this is la bella lingua

* A couple weekends ago, I was waiting in line for the bathroom in the Ferry Market Building in San Francisco. It was Saturday morning - the busiest day of the week because of the huge farmers' market taking place, and the place was swarming with people - tourists and locals and peripheral-suburb locals like me. As such, the bathroom line was nearly a twenty minute wait.

*I stood there as most people do in bathroom lines - one hand crossed over my chest, the other hand holding my cellphone, weight shifted slightly onto one leg, the other hip stuck out little. I alternated between spacing out and mindlessly checking Twitter feeds on my phone. I wasn't really paying attention to the people around me, but I unconsciously eavesdrop (you can chalk it up to my good hearing or my nosiness), and I suddenly heard a sound that I hadn't heard for more than half a year - a mellifluous sound that rolls up and down like waves, a sound that makes me nostalgic and wistful and bitter at the same time - that sound is the Italian language.

*When I arrived in Florence in September of last year, I had no knowledge of the Italian language, save the words that everyone knows - the ones that have migrated into the English language (and consequently been butchered. Case in point: last week in San Diego I heard a man say "moo-zuh-rella." It was so absurd I could only laugh). If you think about it, there's a lot of words that Americans have usurped: opera, spaghetti, pizza, villa, espresso (let's not even get started on coffee), gusto, marinara, stanza, diva, piano, soda, tutti-frutti (it means 'all fruits'), etc. Obviously, that minor, fragmented introduction into the Italian language is reflective of the absorptive nature of the American culture and the beauty of romance languages - not of any true knowledge or linguistic ability. So here I was in Florence, fluent in English, Spanish, and Mandarin but not a drop of Italian, and I was expected to navigate the city alone as well as live with an Italian host family? In hindsight, I realize I must have been foolish or blind not to have been daunted at all by such a task. I dove right in.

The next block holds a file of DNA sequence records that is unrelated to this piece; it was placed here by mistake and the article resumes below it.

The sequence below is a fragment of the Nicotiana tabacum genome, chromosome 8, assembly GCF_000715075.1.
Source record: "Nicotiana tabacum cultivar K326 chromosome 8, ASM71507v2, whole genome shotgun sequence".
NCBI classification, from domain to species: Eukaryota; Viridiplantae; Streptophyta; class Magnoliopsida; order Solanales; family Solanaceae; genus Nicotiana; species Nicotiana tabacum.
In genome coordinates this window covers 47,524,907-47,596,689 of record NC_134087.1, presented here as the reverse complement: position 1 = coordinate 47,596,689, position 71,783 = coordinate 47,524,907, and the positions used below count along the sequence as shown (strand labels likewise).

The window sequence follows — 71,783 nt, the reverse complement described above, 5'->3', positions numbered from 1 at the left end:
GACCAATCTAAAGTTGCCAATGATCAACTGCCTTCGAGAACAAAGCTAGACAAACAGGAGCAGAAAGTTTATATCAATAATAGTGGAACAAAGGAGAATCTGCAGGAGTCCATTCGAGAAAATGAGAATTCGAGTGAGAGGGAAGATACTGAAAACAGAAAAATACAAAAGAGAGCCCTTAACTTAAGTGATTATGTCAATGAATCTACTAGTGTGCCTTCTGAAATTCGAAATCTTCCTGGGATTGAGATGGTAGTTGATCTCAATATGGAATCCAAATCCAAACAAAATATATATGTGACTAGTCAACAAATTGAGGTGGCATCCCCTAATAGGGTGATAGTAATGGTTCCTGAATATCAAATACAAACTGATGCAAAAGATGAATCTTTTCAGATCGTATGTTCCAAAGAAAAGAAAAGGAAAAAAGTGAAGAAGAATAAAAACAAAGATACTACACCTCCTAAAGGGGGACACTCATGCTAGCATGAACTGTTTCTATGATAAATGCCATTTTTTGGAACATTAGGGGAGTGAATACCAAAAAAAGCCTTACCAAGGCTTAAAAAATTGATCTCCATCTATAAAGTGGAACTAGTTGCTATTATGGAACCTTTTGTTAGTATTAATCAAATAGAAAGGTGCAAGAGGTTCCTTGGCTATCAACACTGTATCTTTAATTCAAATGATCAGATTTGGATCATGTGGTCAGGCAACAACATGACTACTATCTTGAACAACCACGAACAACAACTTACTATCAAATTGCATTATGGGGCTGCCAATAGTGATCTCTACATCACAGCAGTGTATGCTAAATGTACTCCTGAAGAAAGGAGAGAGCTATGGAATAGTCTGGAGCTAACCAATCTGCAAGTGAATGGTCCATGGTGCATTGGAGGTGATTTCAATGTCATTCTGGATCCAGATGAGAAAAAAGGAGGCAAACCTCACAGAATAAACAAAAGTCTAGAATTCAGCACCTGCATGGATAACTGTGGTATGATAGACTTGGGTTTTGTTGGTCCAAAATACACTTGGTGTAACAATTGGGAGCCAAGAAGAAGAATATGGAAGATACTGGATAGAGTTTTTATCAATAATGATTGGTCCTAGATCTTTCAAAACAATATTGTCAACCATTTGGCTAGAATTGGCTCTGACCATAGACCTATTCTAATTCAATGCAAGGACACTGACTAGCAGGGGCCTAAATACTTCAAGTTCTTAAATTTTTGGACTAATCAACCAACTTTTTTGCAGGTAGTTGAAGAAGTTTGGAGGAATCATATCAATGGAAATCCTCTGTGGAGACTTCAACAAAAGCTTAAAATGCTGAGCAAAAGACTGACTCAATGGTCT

*I picked up Italian fairly quickly. I guess that's what happens when learning a language is a matter of survival rather than whim. My host mother and sister did not speak any English, and the first few weeks were filled with many blank stares and helpless silences. Federica, my little host sister, grabbed my wrist to tell me where she wanted me to go, and she pointed out the things she wanted me to take note of. Italian class was also the one class in my academic program that I actually found useful. Spanish gave me a light foundation for the sound and structure of the language, and as a result, by October, I could carry on a decently fluid conversation in Italian. My host family was surprised and told me they had never seen anyone pick up the language so quickly. My accent was impeccable, they said. Had it not been for my skin and hair color, I might have felt a little less like a foreigner.